# 13.7.1.2: Acceleration Pressure Loss

The acceleration pressure loss can be estimated by
$-\left. \dfrac{dP}{dx} \right|_a = \dot{m} \, \dfrac{dU_m} {dx} \label{phase:eq:accPL} \tag{35}$
The acceleration pressure loss (can be positive or negative) results from change of density and the change of cross section. Equation (35) can be written as
$-\left. \dfrac{dP}{dx} \right|_a = \dot{m}\, \dfrac{d} {dx} \left( \cfrac{\dot{m}} {A\,\rho_m} \right) \label{phase:eq:accPLa} \tag{36}$
Or in an explicit way equation (36) becomes
$-\left. \dfrac{dP}{dx} \right|_a = {\dot{m}}^2 \left[ \overbrace{\dfrac{1}{A} \, \dfrac{d} {dx} \left( \dfrac{1} {\rho_m} \right)} ^{\text{pressure loss due to density change}} + \overbrace{\dfrac{1}{\rho_m\,A^2} \dfrac{dA} {dx}} ^{\text{pressure loss due to area change}} \right] \label{phase:eq:accPLae} \tag{37}$
There are several special cases. The first case where the cross section is constant, $$\left. dA \right/ dx = 0$$. In second case is where the mass flow rates of gas  and liquid is constant in which the derivative of $$X$$ is zero, $$\left. dX \right/ dx = 0$$. The third special case is for constant density of one phase only, $$\left. d\rho_L \right/ dx = 0$$. For the last point, the private case is where densities are constant for both phases.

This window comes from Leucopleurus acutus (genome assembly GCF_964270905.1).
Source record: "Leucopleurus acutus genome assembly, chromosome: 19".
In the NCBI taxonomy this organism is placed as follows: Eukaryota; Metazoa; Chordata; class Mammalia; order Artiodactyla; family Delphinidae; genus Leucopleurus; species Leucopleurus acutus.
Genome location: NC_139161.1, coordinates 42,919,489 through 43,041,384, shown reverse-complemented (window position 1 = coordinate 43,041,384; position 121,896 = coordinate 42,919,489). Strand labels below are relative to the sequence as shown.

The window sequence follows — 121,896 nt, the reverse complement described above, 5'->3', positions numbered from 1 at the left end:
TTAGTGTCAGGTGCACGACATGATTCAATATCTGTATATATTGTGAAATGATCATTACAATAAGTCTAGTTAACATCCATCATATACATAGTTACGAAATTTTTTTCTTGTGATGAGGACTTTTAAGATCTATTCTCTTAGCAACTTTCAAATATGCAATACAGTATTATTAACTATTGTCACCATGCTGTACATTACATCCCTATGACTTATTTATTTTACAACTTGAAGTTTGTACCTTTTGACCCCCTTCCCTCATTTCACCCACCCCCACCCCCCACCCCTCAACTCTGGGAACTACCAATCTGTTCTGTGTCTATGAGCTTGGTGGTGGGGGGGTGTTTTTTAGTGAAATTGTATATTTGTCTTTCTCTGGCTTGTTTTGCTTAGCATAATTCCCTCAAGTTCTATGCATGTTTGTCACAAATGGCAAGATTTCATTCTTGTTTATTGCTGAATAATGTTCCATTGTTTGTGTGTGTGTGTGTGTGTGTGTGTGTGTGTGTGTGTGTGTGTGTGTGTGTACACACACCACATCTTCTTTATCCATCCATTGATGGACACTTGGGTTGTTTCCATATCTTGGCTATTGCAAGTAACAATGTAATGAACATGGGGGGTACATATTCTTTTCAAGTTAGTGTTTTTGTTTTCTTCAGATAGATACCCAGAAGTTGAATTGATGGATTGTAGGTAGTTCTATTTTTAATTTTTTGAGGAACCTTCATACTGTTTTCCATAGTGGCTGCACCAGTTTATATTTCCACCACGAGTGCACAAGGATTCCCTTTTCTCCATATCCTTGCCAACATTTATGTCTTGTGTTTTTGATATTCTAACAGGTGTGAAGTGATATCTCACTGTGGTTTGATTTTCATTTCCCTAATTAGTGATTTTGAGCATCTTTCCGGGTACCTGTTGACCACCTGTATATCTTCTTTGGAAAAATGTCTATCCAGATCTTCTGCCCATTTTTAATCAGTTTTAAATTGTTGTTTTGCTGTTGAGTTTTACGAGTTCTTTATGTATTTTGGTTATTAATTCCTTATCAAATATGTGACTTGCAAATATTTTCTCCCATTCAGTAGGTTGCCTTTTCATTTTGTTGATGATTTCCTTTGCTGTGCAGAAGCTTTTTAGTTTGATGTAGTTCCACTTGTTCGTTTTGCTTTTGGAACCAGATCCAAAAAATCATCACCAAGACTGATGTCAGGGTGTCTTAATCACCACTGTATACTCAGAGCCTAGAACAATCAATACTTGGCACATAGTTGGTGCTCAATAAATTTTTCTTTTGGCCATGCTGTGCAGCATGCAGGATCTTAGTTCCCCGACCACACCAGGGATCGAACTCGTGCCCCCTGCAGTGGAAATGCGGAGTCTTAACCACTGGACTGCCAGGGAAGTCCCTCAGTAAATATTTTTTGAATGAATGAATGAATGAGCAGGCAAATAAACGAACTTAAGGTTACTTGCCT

### Contributors

• Dr. Genick Bar-Meir. Permission is granted to copy, distribute and/or modify this document under the terms of the GNU Free Documentation License, Version 1.2 or later or Potto license.